Writing and Other Afflictions

"If it was easy, everyone would do it." –Jimmy Dugan, "A League of Their Own"

Review: The Hunt Ball

The Hunt Ball, by Rita Mae Brown
4/10, a confusing soap opera of a mystery interrupted by social pontification

Any time you open a book with a seven-page cast of characters, all of whom are unfamiliar, it’s a bad sign, or at least a sign that perhaps you shouldn’t be starting with this book. The Hunt Ball is the fourth or perhaps the fifth in a series of “foxhunting mysteries” by Brown, clearly relying on the reader to remember characters from the previous books. The “Cast of Characters” is thrown in more as a warning than a guide. Still, I’ve managed to start other series midway through and even enjoy them (Bill Pronzini’s Nameless Detective, for one), so I forged on ahead.

The problem with this book isn’t necessarily with the cast of characters, or perhaps I should say the only problem isn’t with the cast of characters. I got the characters as a list of names, only occasionally with personalities assigned to them. Here is how some of the characters are built up:

“Pamela Rene has been a pain in the ass since her sophomore year. […] She’s furious because she wasn’t elected class president. You will recall she accused Valentina of voter fraud. A bad apple,” Knute said.

Got that, everyone? Pamela = bad apple. A character said it, so it doesn’t count as exposition, right? And with a cast of characters this big, you can’t afford to show the important character traits, right? So it’s okay.

“She has a mother who was once the highest-paid model in New York and still wants the limelight, and a father who has built one of the largest trucking companies in America. there’s not much time for Pamela.” Amy knew the Rene family well.

That sounds like the perfectly natural conversation of a couple people at a small school who have been teaching this girl for three years, doesn’t it? Eesh.

The murder, when it happens, is effective enough, but we don’t have a strong central character to follow through the unraveling of it. Sister Jane Arnold, ostensibly the heroine of the book, appears in less than half of it, much of which is taken up with explanations of the details of American foxhunting (they don’t kill the fox, just chase it around, and it’s okay because the foxes like it, as evidenced by the few otherwise pointless scenes in which the foxes talk to each other) or descriptions of people she once knew. The murder in a mystery should be the catalyst for action: every scene following it should yank the reader forward. What does this clue mean? Why did this person say/do what they did? And each revelation should bring more questions, until the denouement. Ideally, too, there should be some suspense. There’s a killer on the loose! Who knows who might be next?! In The Hunt Ball, the murder makes people vaguely worried. There are no clues to follow up on, so life more or less just meanders on as it did before, until the second murder. Which is kept quiet so it won’t affect the hunt ball.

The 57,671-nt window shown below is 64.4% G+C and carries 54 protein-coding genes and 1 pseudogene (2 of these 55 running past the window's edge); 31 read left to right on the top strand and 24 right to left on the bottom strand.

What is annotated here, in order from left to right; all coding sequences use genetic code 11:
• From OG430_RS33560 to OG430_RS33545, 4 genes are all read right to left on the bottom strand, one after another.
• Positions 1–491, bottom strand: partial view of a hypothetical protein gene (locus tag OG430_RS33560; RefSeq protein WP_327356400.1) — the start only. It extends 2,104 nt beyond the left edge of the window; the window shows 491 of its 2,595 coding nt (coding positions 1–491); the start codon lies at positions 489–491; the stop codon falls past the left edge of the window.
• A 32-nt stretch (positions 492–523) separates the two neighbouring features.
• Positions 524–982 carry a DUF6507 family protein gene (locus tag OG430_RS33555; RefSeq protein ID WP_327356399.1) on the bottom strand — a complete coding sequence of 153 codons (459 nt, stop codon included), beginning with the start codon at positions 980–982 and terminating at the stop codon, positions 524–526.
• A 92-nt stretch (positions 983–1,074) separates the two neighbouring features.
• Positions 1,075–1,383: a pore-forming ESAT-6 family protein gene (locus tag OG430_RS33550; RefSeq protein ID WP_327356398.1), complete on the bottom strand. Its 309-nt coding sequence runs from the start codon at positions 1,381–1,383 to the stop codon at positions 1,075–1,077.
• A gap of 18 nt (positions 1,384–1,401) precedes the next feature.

The hunt ball, of course, is where everything unravels, but even there, Brown is unable to build any suspense or tension. An incident occurs that sets tensions boiling over into a fight, which would be great if we’d been allowed to follow a character long enough to feel that tension. The next incident, which leads to another killing and the resolution of the case, starts happening out of sight of the point of view characters and is only caught near the end. It has all the tension of one of the far too many foxhunts presented in the book, described apparently for the pleasure of describing them rather than to advance the story. And let’s not forget the little commentaries Brown intersperses her story with:

Young women should not wear diamonds, rubies, or sapphires. They are not yet ready to carry such responsibility, for jewelry, in its way, determines a woman’s place.

Lastly, she seems very confused about what the difference is between red, gray, and black foxes–unforgivable for someone writing about people who are supposedly experts. It’d be like writing a book about astronomers who think moons turn into stars.

I try to select good books, so the ratings I’ve given in my reviews to date generally fall above the 7-line. I seriously considered not finishing this book several times. Maybe it’s just not for me, but heck, these are my ratings, and given the complete lack of character development, plot movement, narrative flow, or suspense–in a murder mystery!!–I think a 4 is generous. At least I didn’t throw it across the room.


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